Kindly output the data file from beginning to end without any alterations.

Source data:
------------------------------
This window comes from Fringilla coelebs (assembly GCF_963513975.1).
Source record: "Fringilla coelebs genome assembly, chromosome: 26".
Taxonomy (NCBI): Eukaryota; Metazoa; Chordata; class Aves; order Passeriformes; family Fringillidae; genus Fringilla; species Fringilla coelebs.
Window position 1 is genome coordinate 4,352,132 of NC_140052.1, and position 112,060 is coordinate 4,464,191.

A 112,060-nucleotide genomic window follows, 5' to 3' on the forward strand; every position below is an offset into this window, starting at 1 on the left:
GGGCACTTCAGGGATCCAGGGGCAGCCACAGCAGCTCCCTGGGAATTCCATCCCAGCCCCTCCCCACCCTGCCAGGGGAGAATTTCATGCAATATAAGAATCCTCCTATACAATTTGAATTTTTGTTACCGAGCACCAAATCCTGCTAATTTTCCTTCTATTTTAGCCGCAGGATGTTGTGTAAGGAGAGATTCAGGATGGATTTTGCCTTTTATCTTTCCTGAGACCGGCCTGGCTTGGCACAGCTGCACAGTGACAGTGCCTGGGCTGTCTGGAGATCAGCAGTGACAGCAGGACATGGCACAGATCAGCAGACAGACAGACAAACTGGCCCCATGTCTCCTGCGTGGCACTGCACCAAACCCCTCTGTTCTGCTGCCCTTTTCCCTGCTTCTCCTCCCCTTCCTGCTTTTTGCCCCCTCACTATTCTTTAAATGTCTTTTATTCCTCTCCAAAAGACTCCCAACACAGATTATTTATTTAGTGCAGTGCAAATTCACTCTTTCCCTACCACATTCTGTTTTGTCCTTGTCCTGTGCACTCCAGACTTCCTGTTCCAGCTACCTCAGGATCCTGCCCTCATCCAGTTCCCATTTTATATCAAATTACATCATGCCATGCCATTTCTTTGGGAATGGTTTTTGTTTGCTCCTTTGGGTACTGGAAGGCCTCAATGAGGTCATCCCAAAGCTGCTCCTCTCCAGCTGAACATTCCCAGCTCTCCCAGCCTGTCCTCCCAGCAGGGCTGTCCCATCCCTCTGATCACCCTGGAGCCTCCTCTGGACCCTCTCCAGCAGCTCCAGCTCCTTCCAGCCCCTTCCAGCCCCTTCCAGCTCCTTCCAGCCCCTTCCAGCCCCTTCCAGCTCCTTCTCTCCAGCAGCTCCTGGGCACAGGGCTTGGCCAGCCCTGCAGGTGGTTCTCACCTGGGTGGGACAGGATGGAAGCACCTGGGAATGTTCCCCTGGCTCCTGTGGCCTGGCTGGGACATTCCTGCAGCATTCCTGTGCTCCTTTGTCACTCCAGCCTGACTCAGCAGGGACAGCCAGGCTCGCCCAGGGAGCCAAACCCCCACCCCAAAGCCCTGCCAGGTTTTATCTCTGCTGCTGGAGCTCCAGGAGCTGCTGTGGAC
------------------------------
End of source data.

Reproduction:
This window comes from Fringilla coelebs (assembly GCF_963513975.1).
Source record: "Fringilla coelebs genome assembly, chromosome: 26".
Taxonomy (NCBI): Eukaryota; Metazoa; Chordata; class Aves; order Passeriformes; family Fringillidae; genus Fringilla; species Fringilla coelebs.
Window position 1 is genome coordinate 4,352,132 of NC_140052.1, and position 112,060 is coordinate 4,464,191.

A 112,060-nucleotide genomic window follows, 5' to 3' on the forward strand; every position below is an offset into this window, starting at 1 on the left:
GGGCACTTCAGGGATCCAGGGGCAGCCACAGCAGCTCCCTGGGAATTCCATCCCAGCCCCTCCCCACCCTGCCAGGGGAGAATTTCATGCAATATAAGAATCCTCCTATACAATTTGAATTTTTGTTACCGAGCACCAAATCCTGCTAATTTTCCTTCTATTTTAGCCGCAGGATGTTGTGTAAGGAGAGATTCAGGATGGATTTTGCCTTTTATCTTTCCTGAGACCGGCCTGGCTTGGCACAGCTGCACAGTGACAGTGCCTGGGCTGTCTGGAGATCAGCAGTGACAGCAGGACATGGCACAGATCAGCAGACAGACAGACAAACTGGCCCCATGTCTCCTGCGTGGCACTGCACCAAACCCCTCTGTTCTGCTGCCCTTTTCCCTGCTTCTCCTCCCCTTCCTGCTTTTTGCCCCCTCACTATTCTTTAAATGTCTTTTATTCCTCTCCAAAAGACTCCCAACACAGATTATTTATTTAGTGCAGTGCAAATTCACTCTTTCCCTACCACATTCTGTTTTGTCCTTGTCCTGTGCACTCCAGACTTCCTGTTCCAGCTACCTCAGGATCCTGCCCTCATCCAGTTCCCATTTTATATCAAATTACATCATGCCATGCCATTTCTTTGGGAATGGTTTTTGTTTGCTCCTTTGGGTACTGGAAGGCCTCAATGAGGTCATCCCAAAGCTGCTCCTCTCCAGCTGAACATTCCCAGCTCTCCCAGCCTGTCCTCCCAGCAGGGCTGTCCCATCCCTCTGATCACCCTGGAGCCTCCTCTGGACCCTCTCCAGCAGCTCCAGCTCCTTCCAGCCCCTTCCAGCCCCTTCCAGCTCCTTCCAGCCCCTTCCAGCCCCTTCCAGCTCCTTCTCTCCAGCAGCTCCTGGGCACAGGGCTTGGCCAGCCCTGCAGGTGGTTCTCACCTGGGTGGGACAGGATGGAAGCACCTGGGAATGTTCCCCTGGCTCCTGTGGCCTGGCTGGGACATTCCTGCAGCATTCCTGTGCTCCTTTGTCACTCCAGCCTGACTCAGCAGGGACAGCCAGGCTCGCCCAGGGAGCCAAACCCCCACCCCAAAGCCCTGCCAGGTTTTATCTCTGCTGCTGGAGCTCCAGGAGCTGCTGTGGAC